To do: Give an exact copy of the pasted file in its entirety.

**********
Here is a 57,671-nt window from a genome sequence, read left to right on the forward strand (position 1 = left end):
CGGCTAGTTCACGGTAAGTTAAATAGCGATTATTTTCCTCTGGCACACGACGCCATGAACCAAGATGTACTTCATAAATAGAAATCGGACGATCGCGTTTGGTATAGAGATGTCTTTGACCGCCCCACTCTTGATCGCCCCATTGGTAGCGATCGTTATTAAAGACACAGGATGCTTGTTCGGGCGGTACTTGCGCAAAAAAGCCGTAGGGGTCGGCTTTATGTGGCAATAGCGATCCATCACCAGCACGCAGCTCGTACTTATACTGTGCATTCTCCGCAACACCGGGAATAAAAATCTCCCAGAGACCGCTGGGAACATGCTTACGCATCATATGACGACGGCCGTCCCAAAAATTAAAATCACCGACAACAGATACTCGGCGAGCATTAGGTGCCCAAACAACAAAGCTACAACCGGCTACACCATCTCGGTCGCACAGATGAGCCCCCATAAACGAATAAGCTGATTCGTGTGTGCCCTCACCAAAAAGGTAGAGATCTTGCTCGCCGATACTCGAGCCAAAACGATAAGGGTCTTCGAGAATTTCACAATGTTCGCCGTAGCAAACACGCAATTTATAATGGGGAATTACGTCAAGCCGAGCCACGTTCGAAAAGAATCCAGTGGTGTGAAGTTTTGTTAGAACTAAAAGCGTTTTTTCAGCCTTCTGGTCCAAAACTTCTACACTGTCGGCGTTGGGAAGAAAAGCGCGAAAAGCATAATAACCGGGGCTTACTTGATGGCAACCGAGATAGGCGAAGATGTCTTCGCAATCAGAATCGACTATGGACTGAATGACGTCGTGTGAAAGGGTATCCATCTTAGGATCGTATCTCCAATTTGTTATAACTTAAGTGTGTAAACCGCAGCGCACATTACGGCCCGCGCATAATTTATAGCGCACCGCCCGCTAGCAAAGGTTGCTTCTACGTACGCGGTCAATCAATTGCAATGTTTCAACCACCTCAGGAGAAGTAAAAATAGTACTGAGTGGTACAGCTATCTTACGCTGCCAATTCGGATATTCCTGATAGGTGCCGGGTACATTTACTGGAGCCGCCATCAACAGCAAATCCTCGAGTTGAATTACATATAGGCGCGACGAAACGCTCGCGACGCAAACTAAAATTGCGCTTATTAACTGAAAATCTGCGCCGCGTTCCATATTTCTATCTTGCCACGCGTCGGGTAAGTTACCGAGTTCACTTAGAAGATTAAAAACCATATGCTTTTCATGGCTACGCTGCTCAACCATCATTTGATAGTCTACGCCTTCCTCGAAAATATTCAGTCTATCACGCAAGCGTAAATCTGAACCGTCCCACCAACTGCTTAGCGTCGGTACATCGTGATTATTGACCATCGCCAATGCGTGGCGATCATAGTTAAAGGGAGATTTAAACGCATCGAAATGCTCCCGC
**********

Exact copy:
Here is a 57,671-nt window from a genome sequence, read left to right on the forward strand (position 1 = left end):
CGGCTAGTTCACGGTAAGTTAAATAGCGATTATTTTCCTCTGGCACACGACGCCATGAACCAAGATGTACTTCATAAATAGAAATCGGACGATCGCGTTTGGTATAGAGATGTCTTTGACCGCCCCACTCTTGATCGCCCCATTGGTAGCGATCGTTATTAAAGACACAGGATGCTTGTTCGGGCGGTACTTGCGCAAAAAAGCCGTAGGGGTCGGCTTTATGTGGCAATAGCGATCCATCACCAGCACGCAGCTCGTACTTATACTGTGCATTCTCCGCAACACCGGGAATAAAAATCTCCCAGAGACCGCTGGGAACATGCTTACGCATCATATGACGACGGCCGTCCCAAAAATTAAAATCACCGACAACAGATACTCGGCGAGCATTAGGTGCCCAAACAACAAAGCTACAACCGGCTACACCATCTCGGTCGCACAGATGAGCCCCCATAAACGAATAAGCTGATTCGTGTGTGCCCTCACCAAAAAGGTAGAGATCTTGCTCGCCGATACTCGAGCCAAAACGATAAGGGTCTTCGAGAATTTCACAATGTTCGCCGTAGCAAACACGCAATTTATAATGGGGAATTACGTCAAGCCGAGCCACGTTCGAAAAGAATCCAGTGGTGTGAAGTTTTGTTAGAACTAAAAGCGTTTTTTCAGCCTTCTGGTCCAAAACTTCTACACTGTCGGCGTTGGGAAGAAAAGCGCGAAAAGCATAATAACCGGGGCTTACTTGATGGCAACCGAGATAGGCGAAGATGTCTTCGCAATCAGAATCGACTATGGACTGAATGACGTCGTGTGAAAGGGTATCCATCTTAGGATCGTATCTCCAATTTGTTATAACTTAAGTGTGTAAACCGCAGCGCACATTACGGCCCGCGCATAATTTATAGCGCACCGCCCGCTAGCAAAGGTTGCTTCTACGTACGCGGTCAATCAATTGCAATGTTTCAACCACCTCAGGAGAAGTAAAAATAGTACTGAGTGGTACAGCTATCTTACGCTGCCAATTCGGATATTCCTGATAGGTGCCGGGTACATTTACTGGAGCCGCCATCAACAGCAAATCCTCGAGTTGAATTACATATAGGCGCGACGAAACGCTCGCGACGCAAACTAAAATTGCGCTTATTAACTGAAAATCTGCGCCGCGTTCCATATTTCTATCTTGCCACGCGTCGGGTAAGTTACCGAGTTCACTTAGAAGATTAAAAACCATATGCTTTTCATGGCTACGCTGCTCAACCATCATTTGATAGTCTACGCCTTCCTCGAAAATATTCAGTCTATCACGCAAGCGTAAATCTGAACCGTCCCACCAACTGCTTAGCGTCGGTACATCGTGATTATTGACCATCGCCAATGCGTGGCGATCATAGTTAAAGGGAGATTTAAACGCATCGAAATGCTCCCGC